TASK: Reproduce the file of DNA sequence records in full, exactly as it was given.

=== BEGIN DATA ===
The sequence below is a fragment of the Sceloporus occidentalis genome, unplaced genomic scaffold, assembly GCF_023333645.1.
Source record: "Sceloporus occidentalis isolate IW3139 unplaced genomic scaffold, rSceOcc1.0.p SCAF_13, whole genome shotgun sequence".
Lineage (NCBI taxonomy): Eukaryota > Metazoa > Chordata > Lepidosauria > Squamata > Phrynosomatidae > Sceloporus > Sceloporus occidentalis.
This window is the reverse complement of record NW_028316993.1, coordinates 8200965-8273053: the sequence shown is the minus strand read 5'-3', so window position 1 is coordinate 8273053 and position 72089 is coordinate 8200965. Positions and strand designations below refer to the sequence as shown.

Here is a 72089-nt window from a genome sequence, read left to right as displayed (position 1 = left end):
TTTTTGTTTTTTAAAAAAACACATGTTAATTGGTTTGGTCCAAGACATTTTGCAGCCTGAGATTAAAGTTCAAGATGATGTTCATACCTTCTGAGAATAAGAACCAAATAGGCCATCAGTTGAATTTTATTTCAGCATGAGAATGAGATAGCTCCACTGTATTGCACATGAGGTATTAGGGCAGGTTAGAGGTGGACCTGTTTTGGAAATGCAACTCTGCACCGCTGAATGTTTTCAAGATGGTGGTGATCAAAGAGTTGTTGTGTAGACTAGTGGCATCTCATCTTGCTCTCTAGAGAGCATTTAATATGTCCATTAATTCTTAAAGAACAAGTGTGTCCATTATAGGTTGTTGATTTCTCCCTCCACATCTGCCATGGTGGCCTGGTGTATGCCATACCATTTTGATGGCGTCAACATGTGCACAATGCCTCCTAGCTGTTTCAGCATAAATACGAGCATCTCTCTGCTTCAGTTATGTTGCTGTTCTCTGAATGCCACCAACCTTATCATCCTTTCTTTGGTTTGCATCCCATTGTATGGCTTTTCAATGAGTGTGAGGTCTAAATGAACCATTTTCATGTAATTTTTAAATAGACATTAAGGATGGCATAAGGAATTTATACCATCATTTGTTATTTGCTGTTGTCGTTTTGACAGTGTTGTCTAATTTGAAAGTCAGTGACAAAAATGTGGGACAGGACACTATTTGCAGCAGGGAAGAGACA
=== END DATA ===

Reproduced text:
The sequence below is a fragment of the Sceloporus occidentalis genome, unplaced genomic scaffold, assembly GCF_023333645.1.
Source record: "Sceloporus occidentalis isolate IW3139 unplaced genomic scaffold, rSceOcc1.0.p SCAF_13, whole genome shotgun sequence".
Lineage (NCBI taxonomy): Eukaryota > Metazoa > Chordata > Lepidosauria > Squamata > Phrynosomatidae > Sceloporus > Sceloporus occidentalis.
This window is the reverse complement of record NW_028316993.1, coordinates 8200965-8273053: the sequence shown is the minus strand read 5'-3', so window position 1 is coordinate 8273053 and position 72089 is coordinate 8200965. Positions and strand designations below refer to the sequence as shown.

Here is a 72089-nt window from a genome sequence, read left to right as displayed (position 1 = left end):
TTTTTGTTTTTTAAAAAAACACATGTTAATTGGTTTGGTCCAAGACATTTTGCAGCCTGAGATTAAAGTTCAAGATGATGTTCATACCTTCTGAGAATAAGAACCAAATAGGCCATCAGTTGAATTTTATTTCAGCATGAGAATGAGATAGCTCCACTGTATTGCACATGAGGTATTAGGGCAGGTTAGAGGTGGACCTGTTTTGGAAATGCAACTCTGCACCGCTGAATGTTTTCAAGATGGTGGTGATCAAAGAGTTGTTGTGTAGACTAGTGGCATCTCATCTTGCTCTCTAGAGAGCATTTAATATGTCCATTAATTCTTAAAGAACAAGTGTGTCCATTATAGGTTGTTGATTTCTCCCTCCACATCTGCCATGGTGGCCTGGTGTATGCCATACCATTTTGATGGCGTCAACATGTGCACAATGCCTCCTAGCTGTTTCAGCATAAATACGAGCATCTCTCTGCTTCAGTTATGTTGCTGTTCTCTGAATGCCACCAACCTTATCATCCTTTCTTTGGTTTGCATCCCATTGTATGGCTTTTCAATGAGTGTGAGGTCTAAATGAACCATTTTCATGTAATTTTTAAATAGACATTAAGGATGGCATAAGGAATTTATACCATCATTTGTTATTTGCTGTTGTCGTTTTGACAGTGTTGTCTAATTTGAAAGTCAGTGACAAAAATGTGGGACAGGACACTATTTGCAGCAGGGAAGAGACA